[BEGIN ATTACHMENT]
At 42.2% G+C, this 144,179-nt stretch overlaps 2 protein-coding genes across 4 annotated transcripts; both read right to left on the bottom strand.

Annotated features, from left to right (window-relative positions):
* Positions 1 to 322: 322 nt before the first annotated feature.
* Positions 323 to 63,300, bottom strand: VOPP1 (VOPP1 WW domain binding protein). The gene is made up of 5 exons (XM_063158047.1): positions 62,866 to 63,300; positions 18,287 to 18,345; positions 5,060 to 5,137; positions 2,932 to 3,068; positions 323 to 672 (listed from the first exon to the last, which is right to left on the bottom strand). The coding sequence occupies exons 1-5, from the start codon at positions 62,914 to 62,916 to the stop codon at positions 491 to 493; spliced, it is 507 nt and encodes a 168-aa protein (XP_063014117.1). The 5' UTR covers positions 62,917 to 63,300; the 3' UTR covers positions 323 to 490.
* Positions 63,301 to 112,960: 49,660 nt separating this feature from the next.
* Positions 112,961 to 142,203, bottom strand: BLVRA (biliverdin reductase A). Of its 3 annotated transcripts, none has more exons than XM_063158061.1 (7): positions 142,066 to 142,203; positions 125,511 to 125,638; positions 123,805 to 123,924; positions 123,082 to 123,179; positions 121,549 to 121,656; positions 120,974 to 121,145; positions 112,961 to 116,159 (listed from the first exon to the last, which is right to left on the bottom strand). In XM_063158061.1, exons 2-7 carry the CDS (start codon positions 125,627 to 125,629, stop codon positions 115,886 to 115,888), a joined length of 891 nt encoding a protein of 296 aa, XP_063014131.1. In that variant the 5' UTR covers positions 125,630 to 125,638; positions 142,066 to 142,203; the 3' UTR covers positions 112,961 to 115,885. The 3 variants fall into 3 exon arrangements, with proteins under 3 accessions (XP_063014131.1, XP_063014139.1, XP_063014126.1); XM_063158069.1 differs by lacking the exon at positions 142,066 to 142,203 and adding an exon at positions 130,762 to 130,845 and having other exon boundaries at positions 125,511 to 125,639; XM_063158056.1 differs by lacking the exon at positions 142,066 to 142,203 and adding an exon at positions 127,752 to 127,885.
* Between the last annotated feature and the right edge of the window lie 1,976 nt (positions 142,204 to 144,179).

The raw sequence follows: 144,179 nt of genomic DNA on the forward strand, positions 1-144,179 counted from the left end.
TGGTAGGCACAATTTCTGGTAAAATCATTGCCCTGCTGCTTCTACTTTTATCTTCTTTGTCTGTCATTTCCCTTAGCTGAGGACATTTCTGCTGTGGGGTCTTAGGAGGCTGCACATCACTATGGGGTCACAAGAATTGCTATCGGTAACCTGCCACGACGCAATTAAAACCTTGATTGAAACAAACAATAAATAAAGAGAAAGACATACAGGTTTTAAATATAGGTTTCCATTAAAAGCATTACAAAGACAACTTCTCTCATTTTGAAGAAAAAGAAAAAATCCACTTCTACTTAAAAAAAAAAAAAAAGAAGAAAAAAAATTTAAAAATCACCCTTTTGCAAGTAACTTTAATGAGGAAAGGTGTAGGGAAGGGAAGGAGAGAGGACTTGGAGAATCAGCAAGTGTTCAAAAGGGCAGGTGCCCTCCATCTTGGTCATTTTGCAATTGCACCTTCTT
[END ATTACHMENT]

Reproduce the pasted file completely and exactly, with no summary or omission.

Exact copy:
At 42.2% G+C, this 144,179-nt stretch overlaps 2 protein-coding genes across 4 annotated transcripts; both read right to left on the bottom strand.

Annotated features, from left to right (window-relative positions):
* Positions 1 to 322: 322 nt before the first annotated feature.
* Positions 323 to 63,300, bottom strand: VOPP1 (VOPP1 WW domain binding protein). The gene is made up of 5 exons (XM_063158047.1): positions 62,866 to 63,300; positions 18,287 to 18,345; positions 5,060 to 5,137; positions 2,932 to 3,068; positions 323 to 672 (listed from the first exon to the last, which is right to left on the bottom strand). The coding sequence occupies exons 1-5, from the start codon at positions 62,914 to 62,916 to the stop codon at positions 491 to 493; spliced, it is 507 nt and encodes a 168-aa protein (XP_063014117.1). The 5' UTR covers positions 62,917 to 63,300; the 3' UTR covers positions 323 to 490.
* Positions 63,301 to 112,960: 49,660 nt separating this feature from the next.
* Positions 112,961 to 142,203, bottom strand: BLVRA (biliverdin reductase A). Of its 3 annotated transcripts, none has more exons than XM_063158061.1 (7): positions 142,066 to 142,203; positions 125,511 to 125,638; positions 123,805 to 123,924; positions 123,082 to 123,179; positions 121,549 to 121,656; positions 120,974 to 121,145; positions 112,961 to 116,159 (listed from the first exon to the last, which is right to left on the bottom strand). In XM_063158061.1, exons 2-7 carry the CDS (start codon positions 125,627 to 125,629, stop codon positions 115,886 to 115,888), a joined length of 891 nt encoding a protein of 296 aa, XP_063014131.1. In that variant the 5' UTR covers positions 125,630 to 125,638; positions 142,066 to 142,203; the 3' UTR covers positions 112,961 to 115,885. The 3 variants fall into 3 exon arrangements, with proteins under 3 accessions (XP_063014131.1, XP_063014139.1, XP_063014126.1); XM_063158069.1 differs by lacking the exon at positions 142,066 to 142,203 and adding an exon at positions 130,762 to 130,845 and having other exon boundaries at positions 125,511 to 125,639; XM_063158056.1 differs by lacking the exon at positions 142,066 to 142,203 and adding an exon at positions 127,752 to 127,885.
* Between the last annotated feature and the right edge of the window lie 1,976 nt (positions 142,204 to 144,179).

The raw sequence follows: 144,179 nt of genomic DNA on the forward strand, positions 1-144,179 counted from the left end.
TGGTAGGCACAATTTCTGGTAAAATCATTGCCCTGCTGCTTCTACTTTTATCTTCTTTGTCTGTCATTTCCCTTAGCTGAGGACATTTCTGCTGTGGGGTCTTAGGAGGCTGCACATCACTATGGGGTCACAAGAATTGCTATCGGTAACCTGCCACGACGCAATTAAAACCTTGATTGAAACAAACAATAAATAAAGAGAAAGACATACAGGTTTTAAATATAGGTTTCCATTAAAAGCATTACAAAGACAACTTCTCTCATTTTGAAGAAAAAGAAAAAATCCACTTCTACTTAAAAAAAAAAAAAAAGAAGAAAAAAAATTTAAAAATCACCCTTTTGCAAGTAACTTTAATGAGGAAAGGTGTAGGGAAGGGAAGGAGAGAGGACTTGGAGAATCAGCAAGTGTTCAAAAGGGCAGGTGCCCTCCATCTTGGTCATTTTGCAATTGCACCTTCTT